Aidan Imanova visits fine dining concept Em Sherif launched by Lebanese entrepreneur, which takes visitors back to the glory days of Lebanon.
Nestled among Downtown Dubai’s shiny skyscrapers and shopping malls, Em Sherif is a time capsule that transports its visitors to an era of imperfect opulence and Mediterranean splendour. Launched by Lebanese entrepreneur and passionate cook, Mirelle Hayek, Em Sherif’s Dubai location is the second launch of its kind, with the restaurant being first conceived in Beirut, where Hayek is from.
A strong love for the culinary arts led Hayek to open her first restaurant in Beirut in 2006, an Argentinian steakhouse, La Parrilla, leading to a second restaurant concept called Yasmina, an Indian fusion eatery named after her daughter. Much like with Em Sherif, Hayek has been involved in both the menu as well as the design of each space. She calls Em Sherif her “dream venture”.
“My biggest inspiration was my passion for cooking and hosting people. I had a restaurant at home long before Em Sherif came to life and found the transition to be quite organic,” says Hayek. “My love for fine dining drew me to take this experience further by adding my personal twist on the recipes and the look and feel of the place.
“If anything, hospitality is an intrinsic part of Lebanese culture, it is part of our DNA. This was an inspiration for me to build a place where people can come in and have a good, homely meal.”
The restaurant itself is designed to reflect a traditional luxurious Lebanese mansion, with each artefact specifically crafted and chosen to embody the rich culture of Lebanon in the past.
“The overall experience of Em Sherif is a true and authentic depiction of how guests were hosted and served in the golden days of Lebanon, an era I am very reminiscent of,” Hayek explains.
The Dubai restaurant is the exact replica of the first concept that was launched in Beirut, with the only adjustments being space-specific due to the differences in the floor plan.
“Being the perfectionist that I am, I set out on a mission to make sure that Em Sherif Dubai was an exact replica of the one in Beirut and it was certainly not an easy task,” says Hayek. “One of my biggest challenges was to recreate each of the elements, including the hand-painted ceiling. Another challenge was finding the right ingredients which we now ship from Lebanon to ensure consistency in food, taste and quality.”
Hayek is proud to say that Em Sherif is a “perfect execution” of her vision, where with the help of an interior architect, each and every corner of the space was conceptualised by Hayek herself.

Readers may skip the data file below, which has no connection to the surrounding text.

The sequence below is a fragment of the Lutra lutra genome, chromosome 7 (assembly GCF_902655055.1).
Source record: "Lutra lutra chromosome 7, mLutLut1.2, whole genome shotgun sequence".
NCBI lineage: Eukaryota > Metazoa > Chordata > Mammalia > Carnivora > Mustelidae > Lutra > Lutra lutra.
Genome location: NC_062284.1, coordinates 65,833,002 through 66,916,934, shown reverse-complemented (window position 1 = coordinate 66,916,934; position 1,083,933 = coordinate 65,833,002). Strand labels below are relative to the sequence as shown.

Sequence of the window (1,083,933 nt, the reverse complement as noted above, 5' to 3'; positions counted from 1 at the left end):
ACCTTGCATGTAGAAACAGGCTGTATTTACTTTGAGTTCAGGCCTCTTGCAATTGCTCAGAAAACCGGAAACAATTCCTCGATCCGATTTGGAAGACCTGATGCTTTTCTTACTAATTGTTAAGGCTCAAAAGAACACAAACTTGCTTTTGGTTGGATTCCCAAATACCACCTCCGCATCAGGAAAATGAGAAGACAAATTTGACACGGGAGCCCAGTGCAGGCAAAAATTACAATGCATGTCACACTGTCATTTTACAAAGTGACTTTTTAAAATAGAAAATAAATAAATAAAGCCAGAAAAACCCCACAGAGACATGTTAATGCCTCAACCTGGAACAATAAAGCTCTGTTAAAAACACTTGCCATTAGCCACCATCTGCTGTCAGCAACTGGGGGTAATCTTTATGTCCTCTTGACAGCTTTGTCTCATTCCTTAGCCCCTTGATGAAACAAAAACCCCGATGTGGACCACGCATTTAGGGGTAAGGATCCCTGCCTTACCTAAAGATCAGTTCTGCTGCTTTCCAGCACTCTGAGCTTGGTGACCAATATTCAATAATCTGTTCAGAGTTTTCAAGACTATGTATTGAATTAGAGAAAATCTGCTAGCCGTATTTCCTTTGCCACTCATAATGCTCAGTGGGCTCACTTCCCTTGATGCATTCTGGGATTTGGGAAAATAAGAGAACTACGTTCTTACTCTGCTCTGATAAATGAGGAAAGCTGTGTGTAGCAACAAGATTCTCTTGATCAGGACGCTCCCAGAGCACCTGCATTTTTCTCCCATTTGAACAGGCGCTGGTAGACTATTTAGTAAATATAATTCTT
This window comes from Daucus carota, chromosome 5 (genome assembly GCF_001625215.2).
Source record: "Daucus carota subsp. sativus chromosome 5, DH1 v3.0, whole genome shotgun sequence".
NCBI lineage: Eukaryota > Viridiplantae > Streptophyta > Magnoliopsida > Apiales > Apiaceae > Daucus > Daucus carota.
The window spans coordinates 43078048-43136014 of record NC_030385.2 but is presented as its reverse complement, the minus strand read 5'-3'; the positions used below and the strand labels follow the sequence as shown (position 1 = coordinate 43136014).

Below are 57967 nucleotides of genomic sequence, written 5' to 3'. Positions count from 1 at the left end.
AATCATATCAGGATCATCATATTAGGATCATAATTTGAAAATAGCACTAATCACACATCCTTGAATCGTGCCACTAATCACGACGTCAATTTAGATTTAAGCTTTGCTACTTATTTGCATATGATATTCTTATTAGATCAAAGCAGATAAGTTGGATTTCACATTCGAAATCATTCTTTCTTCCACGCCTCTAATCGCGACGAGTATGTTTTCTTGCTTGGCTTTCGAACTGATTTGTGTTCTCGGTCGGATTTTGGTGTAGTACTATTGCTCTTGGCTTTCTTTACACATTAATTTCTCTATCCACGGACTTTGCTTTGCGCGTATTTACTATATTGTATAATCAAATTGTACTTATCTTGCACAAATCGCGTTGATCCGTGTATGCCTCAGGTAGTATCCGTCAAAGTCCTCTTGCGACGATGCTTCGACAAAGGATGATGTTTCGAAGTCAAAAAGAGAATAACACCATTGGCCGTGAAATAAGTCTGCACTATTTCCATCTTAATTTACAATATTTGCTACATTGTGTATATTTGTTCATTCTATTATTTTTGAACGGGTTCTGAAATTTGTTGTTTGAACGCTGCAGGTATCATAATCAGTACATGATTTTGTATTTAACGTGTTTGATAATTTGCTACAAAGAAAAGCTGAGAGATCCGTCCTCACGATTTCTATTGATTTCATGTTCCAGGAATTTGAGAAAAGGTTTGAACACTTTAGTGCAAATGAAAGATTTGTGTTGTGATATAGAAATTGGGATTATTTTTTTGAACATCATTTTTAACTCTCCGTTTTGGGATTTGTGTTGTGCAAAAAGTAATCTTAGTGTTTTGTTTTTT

One of the many things that one notices when first entering the restaurant is the ceiling.
Depicting an old yet opulent roof, the ceiling is painted a Mediterranean blue, much like the rest of the space, and depicts an image of an old painted tapestry, broken in some places yet still upholding its level of luxury.
“The ceiling is a giant canvas which was hand painted and crafted to look like a work of art. It sets the mood of the place which is supposed to be artistic and tasteful,” says Hayek. “To me the ceiling is such an essential part of every room and I made sure that it did not go unnoticed.”
Describing the overall architecture and design of the restaurant, Hayek says: “Em Sherif’s architecture is a fascinating vision of royal blue hues – a signature Mediterranean colour with a very comforting feel to it. Every corner has been touched by vintage pieces, layered underneath ambient indirect lighting, that compliment this fine dining experience.
“I genuinely see myself in every detail as if it were an extension of my home and have gone to great lengths to make the décor as unique as it gets by simply adding my personal style. There are so many elements, such as the ceiling and the tiling, that have been given a raw feel to further reinforce the authentic aspect.
“The Diwan area was crafted using custom-made textiles and chairs that were hand-embroidered with soft velvet finishing.”
She explains that each area of the restaurant has been designed to showcase the various areas of a mansion such as a balcony, a dining area, outdoor area as well as others, with accessories that are created or chosen to specifically replicate the antiques that transport visitors to days past.
The dining area features mirrored tabletops in order to make the dishes and silver cutlery stand out, using Russian silverware that is reminiscent of every Lebanese home as well as crockery with motifs created by Hayek herself.
“Each and every item in the restaurant is bespoke, such as the black and white motifs on the plates. Whether I personally designed them or selected them, they add depth to the overall eclectic charm of the place,” she explains. “Even the decorative roosters perched on the tables are crafted from a mould specifically designed for Em Sherif.”
One of the most interesting and nostalgic concepts of Em Sherif is a wall installation, situated next to an open baking oven, that features dozens of vintage plates in different shapes, sizes and images.
“People who walk in will inevitably find a piece or an accessory that takes them back to the old days or reminds them of something they saw in their parents or grandparents homes,” Hayek concludes.